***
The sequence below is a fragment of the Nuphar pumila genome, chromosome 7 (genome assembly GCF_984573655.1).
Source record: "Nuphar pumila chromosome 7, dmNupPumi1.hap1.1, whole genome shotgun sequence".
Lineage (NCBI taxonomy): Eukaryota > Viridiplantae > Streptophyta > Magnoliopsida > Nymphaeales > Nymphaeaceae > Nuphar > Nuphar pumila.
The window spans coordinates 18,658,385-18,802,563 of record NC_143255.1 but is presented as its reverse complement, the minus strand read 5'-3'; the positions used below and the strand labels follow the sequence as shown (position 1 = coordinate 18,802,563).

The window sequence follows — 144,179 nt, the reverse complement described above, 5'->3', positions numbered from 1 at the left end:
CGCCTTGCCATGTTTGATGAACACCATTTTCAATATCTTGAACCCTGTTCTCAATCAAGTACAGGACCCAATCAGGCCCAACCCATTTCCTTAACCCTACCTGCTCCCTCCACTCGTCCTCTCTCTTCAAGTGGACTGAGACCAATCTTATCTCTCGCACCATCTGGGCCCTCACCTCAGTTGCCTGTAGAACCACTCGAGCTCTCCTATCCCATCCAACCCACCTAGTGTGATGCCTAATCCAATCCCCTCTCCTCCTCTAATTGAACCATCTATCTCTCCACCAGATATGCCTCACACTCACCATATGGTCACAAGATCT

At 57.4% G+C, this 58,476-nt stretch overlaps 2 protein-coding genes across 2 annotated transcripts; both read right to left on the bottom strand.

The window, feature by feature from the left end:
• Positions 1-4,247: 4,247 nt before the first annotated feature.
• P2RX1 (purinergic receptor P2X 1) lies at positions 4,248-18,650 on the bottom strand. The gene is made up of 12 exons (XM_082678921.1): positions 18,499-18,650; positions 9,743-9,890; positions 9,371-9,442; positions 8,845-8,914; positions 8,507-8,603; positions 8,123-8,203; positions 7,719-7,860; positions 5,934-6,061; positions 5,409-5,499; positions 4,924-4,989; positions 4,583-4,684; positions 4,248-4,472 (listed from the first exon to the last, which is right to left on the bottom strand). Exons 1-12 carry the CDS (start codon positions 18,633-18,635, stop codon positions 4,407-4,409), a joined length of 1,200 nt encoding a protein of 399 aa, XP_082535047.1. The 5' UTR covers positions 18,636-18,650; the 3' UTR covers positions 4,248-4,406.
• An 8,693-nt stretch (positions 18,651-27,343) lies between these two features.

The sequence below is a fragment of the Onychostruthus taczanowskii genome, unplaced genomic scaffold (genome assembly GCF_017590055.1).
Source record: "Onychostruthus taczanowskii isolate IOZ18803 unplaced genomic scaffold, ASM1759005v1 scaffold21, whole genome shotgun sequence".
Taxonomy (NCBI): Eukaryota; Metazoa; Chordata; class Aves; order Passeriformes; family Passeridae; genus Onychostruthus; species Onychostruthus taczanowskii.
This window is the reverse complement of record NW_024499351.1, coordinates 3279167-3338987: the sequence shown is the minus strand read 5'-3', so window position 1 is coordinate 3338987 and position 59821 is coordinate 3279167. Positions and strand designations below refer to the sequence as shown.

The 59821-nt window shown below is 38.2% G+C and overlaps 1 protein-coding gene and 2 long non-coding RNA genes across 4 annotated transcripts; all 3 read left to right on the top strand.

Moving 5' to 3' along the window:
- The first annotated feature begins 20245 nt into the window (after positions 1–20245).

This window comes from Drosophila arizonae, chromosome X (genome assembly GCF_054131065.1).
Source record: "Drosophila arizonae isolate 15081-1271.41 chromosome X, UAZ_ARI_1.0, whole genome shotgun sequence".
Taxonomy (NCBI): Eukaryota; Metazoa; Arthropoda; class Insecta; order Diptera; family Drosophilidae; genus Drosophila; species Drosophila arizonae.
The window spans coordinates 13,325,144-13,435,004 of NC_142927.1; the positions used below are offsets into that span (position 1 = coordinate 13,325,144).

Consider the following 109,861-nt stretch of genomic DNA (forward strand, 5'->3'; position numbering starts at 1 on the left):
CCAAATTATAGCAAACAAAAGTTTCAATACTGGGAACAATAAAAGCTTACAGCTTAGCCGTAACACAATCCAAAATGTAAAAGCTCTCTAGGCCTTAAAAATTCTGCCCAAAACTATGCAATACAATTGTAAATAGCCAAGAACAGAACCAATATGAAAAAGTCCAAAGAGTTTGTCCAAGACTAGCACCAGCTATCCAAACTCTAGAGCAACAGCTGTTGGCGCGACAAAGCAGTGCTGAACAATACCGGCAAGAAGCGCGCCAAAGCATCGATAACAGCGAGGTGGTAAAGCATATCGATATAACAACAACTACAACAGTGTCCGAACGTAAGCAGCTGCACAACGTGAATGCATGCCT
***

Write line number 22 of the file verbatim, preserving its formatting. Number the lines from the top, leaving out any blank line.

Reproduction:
The window spans coordinates 13,325,144-13,435,004 of NC_142927.1; the positions used below are offsets into that span (position 1 = coordinate 13,325,144).